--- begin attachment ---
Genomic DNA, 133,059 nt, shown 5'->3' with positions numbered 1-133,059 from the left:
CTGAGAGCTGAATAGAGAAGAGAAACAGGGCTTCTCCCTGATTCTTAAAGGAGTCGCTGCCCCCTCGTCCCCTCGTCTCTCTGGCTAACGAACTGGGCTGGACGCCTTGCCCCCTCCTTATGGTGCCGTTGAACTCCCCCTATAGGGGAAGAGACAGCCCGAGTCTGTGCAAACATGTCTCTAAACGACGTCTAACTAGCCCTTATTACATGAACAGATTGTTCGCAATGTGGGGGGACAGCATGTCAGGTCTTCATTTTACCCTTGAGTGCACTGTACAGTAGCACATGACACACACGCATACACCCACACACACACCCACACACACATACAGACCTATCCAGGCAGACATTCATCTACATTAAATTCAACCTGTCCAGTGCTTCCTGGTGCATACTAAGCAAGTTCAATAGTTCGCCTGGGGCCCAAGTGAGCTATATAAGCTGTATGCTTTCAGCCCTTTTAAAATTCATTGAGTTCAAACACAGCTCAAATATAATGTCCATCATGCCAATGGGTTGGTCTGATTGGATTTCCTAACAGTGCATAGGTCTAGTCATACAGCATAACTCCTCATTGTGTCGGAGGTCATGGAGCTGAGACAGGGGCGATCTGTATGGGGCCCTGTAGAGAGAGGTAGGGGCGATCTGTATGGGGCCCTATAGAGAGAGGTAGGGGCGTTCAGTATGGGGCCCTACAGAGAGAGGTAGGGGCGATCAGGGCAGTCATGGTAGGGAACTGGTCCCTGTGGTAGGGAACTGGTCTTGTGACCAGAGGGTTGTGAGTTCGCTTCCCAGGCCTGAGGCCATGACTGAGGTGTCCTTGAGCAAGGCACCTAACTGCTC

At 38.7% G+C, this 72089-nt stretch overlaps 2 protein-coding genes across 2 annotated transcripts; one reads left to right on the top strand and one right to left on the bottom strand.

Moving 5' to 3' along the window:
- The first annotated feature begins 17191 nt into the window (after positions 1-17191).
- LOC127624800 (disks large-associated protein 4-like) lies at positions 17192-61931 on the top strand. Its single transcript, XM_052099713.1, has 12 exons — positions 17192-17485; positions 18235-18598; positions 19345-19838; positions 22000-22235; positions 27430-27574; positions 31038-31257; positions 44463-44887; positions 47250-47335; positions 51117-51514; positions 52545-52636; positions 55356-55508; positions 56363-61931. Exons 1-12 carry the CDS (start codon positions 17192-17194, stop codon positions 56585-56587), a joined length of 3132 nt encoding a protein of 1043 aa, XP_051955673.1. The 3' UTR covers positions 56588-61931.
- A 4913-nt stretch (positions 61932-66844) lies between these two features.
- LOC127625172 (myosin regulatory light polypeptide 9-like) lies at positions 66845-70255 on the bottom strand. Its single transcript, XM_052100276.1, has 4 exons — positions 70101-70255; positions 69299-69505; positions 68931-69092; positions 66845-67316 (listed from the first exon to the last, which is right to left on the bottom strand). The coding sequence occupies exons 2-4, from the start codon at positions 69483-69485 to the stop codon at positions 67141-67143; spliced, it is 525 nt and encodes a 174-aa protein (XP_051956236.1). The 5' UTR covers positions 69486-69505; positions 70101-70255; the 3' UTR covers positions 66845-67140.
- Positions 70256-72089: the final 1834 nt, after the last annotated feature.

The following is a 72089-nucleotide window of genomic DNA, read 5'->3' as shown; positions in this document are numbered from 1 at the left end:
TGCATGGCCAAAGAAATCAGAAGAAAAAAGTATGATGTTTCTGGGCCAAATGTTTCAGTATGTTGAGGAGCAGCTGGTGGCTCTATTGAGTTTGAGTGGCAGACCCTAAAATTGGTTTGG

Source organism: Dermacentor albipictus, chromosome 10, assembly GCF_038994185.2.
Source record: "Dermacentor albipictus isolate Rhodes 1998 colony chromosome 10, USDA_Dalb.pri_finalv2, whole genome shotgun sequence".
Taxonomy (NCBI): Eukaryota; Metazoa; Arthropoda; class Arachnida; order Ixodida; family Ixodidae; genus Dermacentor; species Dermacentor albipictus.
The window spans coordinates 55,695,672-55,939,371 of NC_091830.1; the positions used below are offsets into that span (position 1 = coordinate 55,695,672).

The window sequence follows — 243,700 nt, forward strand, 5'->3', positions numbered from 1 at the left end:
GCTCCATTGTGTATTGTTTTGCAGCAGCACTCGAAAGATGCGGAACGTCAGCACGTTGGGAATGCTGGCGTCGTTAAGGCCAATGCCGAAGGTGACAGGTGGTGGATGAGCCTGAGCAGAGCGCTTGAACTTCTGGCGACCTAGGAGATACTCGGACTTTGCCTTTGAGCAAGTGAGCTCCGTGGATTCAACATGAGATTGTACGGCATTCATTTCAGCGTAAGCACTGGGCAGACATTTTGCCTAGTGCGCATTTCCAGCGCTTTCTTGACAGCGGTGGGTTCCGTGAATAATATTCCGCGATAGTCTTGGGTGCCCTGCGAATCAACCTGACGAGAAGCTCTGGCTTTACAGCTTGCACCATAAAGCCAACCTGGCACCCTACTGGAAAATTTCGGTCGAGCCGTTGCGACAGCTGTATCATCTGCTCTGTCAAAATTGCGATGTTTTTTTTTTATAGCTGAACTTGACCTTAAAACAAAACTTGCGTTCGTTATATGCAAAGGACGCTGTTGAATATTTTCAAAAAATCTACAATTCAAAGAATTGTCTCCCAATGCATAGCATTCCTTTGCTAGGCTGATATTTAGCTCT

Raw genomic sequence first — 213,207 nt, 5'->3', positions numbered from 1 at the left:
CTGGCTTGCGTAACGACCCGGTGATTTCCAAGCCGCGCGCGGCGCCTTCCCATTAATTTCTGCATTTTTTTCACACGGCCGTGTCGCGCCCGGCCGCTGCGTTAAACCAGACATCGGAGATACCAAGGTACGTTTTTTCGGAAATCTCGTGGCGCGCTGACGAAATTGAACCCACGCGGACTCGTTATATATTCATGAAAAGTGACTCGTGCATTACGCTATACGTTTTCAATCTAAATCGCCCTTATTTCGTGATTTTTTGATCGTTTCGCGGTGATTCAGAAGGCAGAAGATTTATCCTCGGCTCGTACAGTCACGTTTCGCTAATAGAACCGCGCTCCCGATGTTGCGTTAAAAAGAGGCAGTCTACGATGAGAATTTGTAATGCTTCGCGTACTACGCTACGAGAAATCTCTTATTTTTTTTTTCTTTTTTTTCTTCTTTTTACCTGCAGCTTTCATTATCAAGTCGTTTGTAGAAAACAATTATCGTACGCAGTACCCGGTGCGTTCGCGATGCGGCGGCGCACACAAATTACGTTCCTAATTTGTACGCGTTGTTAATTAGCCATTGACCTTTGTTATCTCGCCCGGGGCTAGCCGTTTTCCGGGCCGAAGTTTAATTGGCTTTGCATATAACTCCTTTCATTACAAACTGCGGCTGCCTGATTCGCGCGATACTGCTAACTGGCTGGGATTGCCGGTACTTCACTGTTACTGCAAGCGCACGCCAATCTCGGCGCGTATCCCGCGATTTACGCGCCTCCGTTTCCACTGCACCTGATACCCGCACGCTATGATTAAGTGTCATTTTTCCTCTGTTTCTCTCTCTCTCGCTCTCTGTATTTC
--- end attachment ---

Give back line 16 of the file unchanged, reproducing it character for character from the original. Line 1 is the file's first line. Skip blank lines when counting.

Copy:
The window sequence follows — 243,700 nt, forward strand, 5'->3', positions numbered from 1 at the left end: